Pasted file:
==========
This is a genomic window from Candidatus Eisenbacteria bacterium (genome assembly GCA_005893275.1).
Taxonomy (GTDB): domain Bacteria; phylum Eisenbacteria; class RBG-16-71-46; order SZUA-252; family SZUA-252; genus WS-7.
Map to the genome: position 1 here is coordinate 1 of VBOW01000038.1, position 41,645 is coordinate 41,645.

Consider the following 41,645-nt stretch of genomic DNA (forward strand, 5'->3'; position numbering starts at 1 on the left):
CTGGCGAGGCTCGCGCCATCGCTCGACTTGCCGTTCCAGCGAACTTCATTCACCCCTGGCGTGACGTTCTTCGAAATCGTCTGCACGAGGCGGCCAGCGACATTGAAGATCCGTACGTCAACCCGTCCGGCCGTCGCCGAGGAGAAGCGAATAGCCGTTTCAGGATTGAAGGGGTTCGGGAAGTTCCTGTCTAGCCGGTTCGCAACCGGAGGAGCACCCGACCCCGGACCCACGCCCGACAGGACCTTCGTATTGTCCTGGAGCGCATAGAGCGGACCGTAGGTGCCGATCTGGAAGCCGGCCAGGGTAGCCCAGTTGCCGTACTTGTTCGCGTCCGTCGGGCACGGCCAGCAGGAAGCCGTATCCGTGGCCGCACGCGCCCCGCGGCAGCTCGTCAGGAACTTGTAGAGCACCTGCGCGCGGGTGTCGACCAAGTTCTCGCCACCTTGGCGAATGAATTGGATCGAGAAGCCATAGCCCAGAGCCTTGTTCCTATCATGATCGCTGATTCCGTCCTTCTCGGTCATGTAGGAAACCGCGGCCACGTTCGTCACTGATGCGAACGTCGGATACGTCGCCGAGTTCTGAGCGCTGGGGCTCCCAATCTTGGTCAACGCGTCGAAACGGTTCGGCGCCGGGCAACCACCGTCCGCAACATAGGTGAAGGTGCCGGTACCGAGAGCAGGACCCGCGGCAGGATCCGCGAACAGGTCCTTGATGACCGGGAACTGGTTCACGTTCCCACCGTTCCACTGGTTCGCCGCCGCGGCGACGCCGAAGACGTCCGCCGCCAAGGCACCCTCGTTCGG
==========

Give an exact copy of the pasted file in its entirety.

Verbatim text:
This is a genomic window from Candidatus Eisenbacteria bacterium (genome assembly GCA_005893275.1).
Taxonomy (GTDB): domain Bacteria; phylum Eisenbacteria; class RBG-16-71-46; order SZUA-252; family SZUA-252; genus WS-7.
Map to the genome: position 1 here is coordinate 1 of VBOW01000038.1, position 41,645 is coordinate 41,645.

Consider the following 41,645-nt stretch of genomic DNA (forward strand, 5'->3'; position numbering starts at 1 on the left):
CTGGCGAGGCTCGCGCCATCGCTCGACTTGCCGTTCCAGCGAACTTCATTCACCCCTGGCGTGACGTTCTTCGAAATCGTCTGCACGAGGCGGCCAGCGACATTGAAGATCCGTACGTCAACCCGTCCGGCCGTCGCCGAGGAGAAGCGAATAGCCGTTTCAGGATTGAAGGGGTTCGGGAAGTTCCTGTCTAGCCGGTTCGCAACCGGAGGAGCACCCGACCCCGGACCCACGCCCGACAGGACCTTCGTATTGTCCTGGAGCGCATAGAGCGGACCGTAGGTGCCGATCTGGAAGCCGGCCAGGGTAGCCCAGTTGCCGTACTTGTTCGCGTCCGTCGGGCACGGCCAGCAGGAAGCCGTATCCGTGGCCGCACGCGCCCCGCGGCAGCTCGTCAGGAACTTGTAGAGCACCTGCGCGCGGGTGTCGACCAAGTTCTCGCCACCTTGGCGAATGAATTGGATCGAGAAGCCATAGCCCAGAGCCTTGTTCCTATCATGATCGCTGATTCCGTCCTTCTCGGTCATGTAGGAAACCGCGGCCACGTTCGTCACTGATGCGAACGTCGGATACGTCGCCGAGTTCTGAGCGCTGGGGCTCCCAATCTTGGTCAACGCGTCGAAACGGTTCGGCGCCGGGCAACCACCGTCCGCAACATAGGTGAAGGTGCCGGTACCGAGAGCAGGACCCGCGGCAGGATCCGCGAACAGGTCCTTGATGACCGGGAACTGGTTCACGTTCCCACCGTTCCACTGGTTCGCCGCCGCGGCGACGCCGAAGACGTCCGCCGCCAAGGCACCCTCGTTCGG